Avoid Burnout When Burning Rubber
There is a fine line between being uber engaged at work and suffering burnout. For many of us, burnout is a natural progression and we re-live it on a regular basis. Certain jobs predispose employees to burnout (teaching, law enforcement) as well as particular personality traits (neurotics, external locus of control). Based on this formula, if you are a neurotic law enforcement instructor with an external locus of control, you should probably find another job post haste.
It is interesting how some people experience burnout within months of starting a new job while others enjoy 40 years doing the same job and working for the same company without any negative repercussions. Seeing two people on opposite sides of the spectrum always makes me wonder about the cause.
I just finished reading an article in the International Journal of Occupational Medicine and Environmental Health that supports the idea that burnout leads to physiological disturbances like heart disease and musculoskeletal disorders as well as psychological distress and depression. Most of us can see how burnout can hurt us but why do we do it to ourselves? In my highly un-scientific survey of two people who are Type A personalities, the main reason for risking burnout is a desire to prove to oneself that you can do almost anything thrown at you. Wow! Did anyone guess I was one of the survey respondents? If my anxiety levels aren’t high enough, I lack the motivation to achieve my best so I am constantly pushing the envelope of burnout in order to maintain my standing in the company.
I’m sure there are a myriad of reasons which don’t include megalomania. Dr. Ellen Hendriksen, of the Savvy Psychologist, produced a couple of podcasts about the 3 signs of burnout (episode #78) and 9 tips for avoiding and healing from burnout (episode #79). Burnout isn’t relegated to a particular career field or experienced only by senior employees. Anyone is at risk of burnout especially if you feel as though you are the only one who can do a particular job. While it feels good to be needed, feeling like everyone is pulling you in different directions sets the stage for burnout. Dr. Hendriksen encourages you to accept help, delegate, and reframe your priorities as ways to avoid and cope burnout.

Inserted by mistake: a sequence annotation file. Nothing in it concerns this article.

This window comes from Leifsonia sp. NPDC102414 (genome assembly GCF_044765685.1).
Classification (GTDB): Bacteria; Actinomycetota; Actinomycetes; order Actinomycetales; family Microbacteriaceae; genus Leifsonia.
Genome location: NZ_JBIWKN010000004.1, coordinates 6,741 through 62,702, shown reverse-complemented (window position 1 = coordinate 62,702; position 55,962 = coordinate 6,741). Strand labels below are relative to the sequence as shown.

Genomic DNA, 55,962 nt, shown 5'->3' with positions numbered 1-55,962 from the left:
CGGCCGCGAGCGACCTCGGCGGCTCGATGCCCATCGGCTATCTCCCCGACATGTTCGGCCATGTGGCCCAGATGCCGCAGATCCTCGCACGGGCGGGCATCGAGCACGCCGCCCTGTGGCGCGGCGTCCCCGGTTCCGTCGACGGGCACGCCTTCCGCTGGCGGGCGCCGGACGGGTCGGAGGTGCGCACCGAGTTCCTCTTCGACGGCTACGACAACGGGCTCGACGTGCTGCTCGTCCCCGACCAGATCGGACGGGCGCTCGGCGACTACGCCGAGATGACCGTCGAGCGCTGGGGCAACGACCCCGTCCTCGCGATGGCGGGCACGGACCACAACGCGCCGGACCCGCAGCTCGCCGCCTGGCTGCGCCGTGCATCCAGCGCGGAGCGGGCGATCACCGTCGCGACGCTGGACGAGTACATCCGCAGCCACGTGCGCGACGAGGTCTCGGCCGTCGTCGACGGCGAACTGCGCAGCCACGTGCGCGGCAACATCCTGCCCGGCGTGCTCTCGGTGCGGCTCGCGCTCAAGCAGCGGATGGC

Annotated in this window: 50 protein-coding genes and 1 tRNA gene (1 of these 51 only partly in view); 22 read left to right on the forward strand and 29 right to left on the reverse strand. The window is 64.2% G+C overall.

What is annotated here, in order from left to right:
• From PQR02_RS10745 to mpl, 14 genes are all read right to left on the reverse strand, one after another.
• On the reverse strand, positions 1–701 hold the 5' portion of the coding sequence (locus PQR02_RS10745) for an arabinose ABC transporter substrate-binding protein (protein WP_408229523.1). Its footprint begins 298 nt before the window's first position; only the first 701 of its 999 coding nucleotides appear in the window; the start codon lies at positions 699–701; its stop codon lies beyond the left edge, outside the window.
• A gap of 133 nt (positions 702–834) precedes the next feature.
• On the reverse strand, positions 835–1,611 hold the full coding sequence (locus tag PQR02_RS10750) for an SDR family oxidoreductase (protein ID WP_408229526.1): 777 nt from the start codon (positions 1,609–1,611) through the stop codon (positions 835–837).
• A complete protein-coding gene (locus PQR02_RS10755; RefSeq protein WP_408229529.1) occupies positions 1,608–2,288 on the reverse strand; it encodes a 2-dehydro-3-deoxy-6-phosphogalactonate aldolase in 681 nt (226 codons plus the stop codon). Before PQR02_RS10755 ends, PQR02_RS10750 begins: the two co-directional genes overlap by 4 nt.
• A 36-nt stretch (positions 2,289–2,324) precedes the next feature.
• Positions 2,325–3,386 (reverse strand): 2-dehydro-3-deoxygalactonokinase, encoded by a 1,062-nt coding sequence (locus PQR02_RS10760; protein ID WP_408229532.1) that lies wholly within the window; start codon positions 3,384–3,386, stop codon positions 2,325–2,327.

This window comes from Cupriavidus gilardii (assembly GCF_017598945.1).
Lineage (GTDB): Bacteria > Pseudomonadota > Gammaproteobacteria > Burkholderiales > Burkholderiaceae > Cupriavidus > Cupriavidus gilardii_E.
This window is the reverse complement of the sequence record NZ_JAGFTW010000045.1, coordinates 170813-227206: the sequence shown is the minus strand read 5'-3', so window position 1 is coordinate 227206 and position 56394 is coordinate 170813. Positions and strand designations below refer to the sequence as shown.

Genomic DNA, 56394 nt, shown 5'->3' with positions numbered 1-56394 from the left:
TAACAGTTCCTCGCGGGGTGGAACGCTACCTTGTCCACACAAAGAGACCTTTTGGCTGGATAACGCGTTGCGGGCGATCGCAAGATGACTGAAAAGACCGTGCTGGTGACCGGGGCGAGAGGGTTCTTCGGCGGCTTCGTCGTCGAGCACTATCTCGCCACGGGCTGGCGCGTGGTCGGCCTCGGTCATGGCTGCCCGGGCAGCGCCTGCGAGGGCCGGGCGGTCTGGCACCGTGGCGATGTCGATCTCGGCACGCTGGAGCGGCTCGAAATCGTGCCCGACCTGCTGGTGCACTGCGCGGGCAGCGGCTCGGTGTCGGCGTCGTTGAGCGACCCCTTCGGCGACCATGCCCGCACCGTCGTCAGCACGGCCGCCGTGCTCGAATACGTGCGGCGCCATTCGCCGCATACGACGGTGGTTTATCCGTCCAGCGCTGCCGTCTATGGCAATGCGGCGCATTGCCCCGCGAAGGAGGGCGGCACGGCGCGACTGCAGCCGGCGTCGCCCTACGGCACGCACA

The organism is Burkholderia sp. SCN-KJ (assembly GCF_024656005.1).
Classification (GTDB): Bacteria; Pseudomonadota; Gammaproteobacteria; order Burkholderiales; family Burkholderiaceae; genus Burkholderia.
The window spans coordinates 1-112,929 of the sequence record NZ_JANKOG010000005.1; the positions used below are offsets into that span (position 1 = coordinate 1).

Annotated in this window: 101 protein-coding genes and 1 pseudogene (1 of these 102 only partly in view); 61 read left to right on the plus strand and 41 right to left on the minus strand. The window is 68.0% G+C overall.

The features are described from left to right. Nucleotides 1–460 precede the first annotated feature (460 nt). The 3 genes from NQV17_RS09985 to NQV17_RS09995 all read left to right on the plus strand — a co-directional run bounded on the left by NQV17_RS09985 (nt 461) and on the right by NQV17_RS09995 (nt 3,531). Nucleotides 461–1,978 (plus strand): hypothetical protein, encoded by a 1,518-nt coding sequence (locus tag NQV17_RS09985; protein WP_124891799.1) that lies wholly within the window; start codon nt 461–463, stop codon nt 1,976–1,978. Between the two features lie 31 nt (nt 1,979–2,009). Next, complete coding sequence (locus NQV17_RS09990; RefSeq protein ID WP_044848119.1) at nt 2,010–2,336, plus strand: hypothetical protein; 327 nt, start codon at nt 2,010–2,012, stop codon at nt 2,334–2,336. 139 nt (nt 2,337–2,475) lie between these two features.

I know the smartest thing to do when I begin to feel burnout creeping up is take a step back, refocus on the activities that really matter, and simply breath. This is much easier said than done but it is something that is important if I want to continue to be productive and stave off illness.
Before you poo-poo on the blog and begin railing against ‘all this psycho-babble’, we should remember that people on the verge of true burnout actually feel like they are super productive. They aren’t necessarily in denial because their balance between anxiety and focus is … well … balanced. However, it isn’t hard to tip the scale too far toward anxiousness which begins the downward spiral into burnout.
If you still aren’t convinced that burnout is a bad thing, remember that burnout is accompanied by negative job attitudes and self-concepts. Optimal innovation and creativity cannot exist if you hate your job and yourself. You can’t be a Rock Star if you are wallowing in burnout.
So … maybe you are a well-balanced person who is perfectly motivated without letting life overwhelm you. “I don’t let stress harm my health,” you think to yourself. That’s great but don’t forget to look out for the people closest to us. Research supports the concept that a close family member or friend experiencing burnout can transfer the harmful effects of stress to those around them. That’s right! You could get sick because your partner’s boss has created an atmosphere that breeds burnout.
Work smarter, stress less, and be more productive.
How do you avoid or cope with burnout?
Mojsa-Kaja, J., Golonka, K., Marek, T., (January 2015). Job Burnout and Engagement Among Teachers – Worklife Areas and Personality Traits as Predictors of Relationships with Work. International Journal of Occupational Medicine and Environmental Health, 28(1),102-119.
The Savvy Psychologist podcast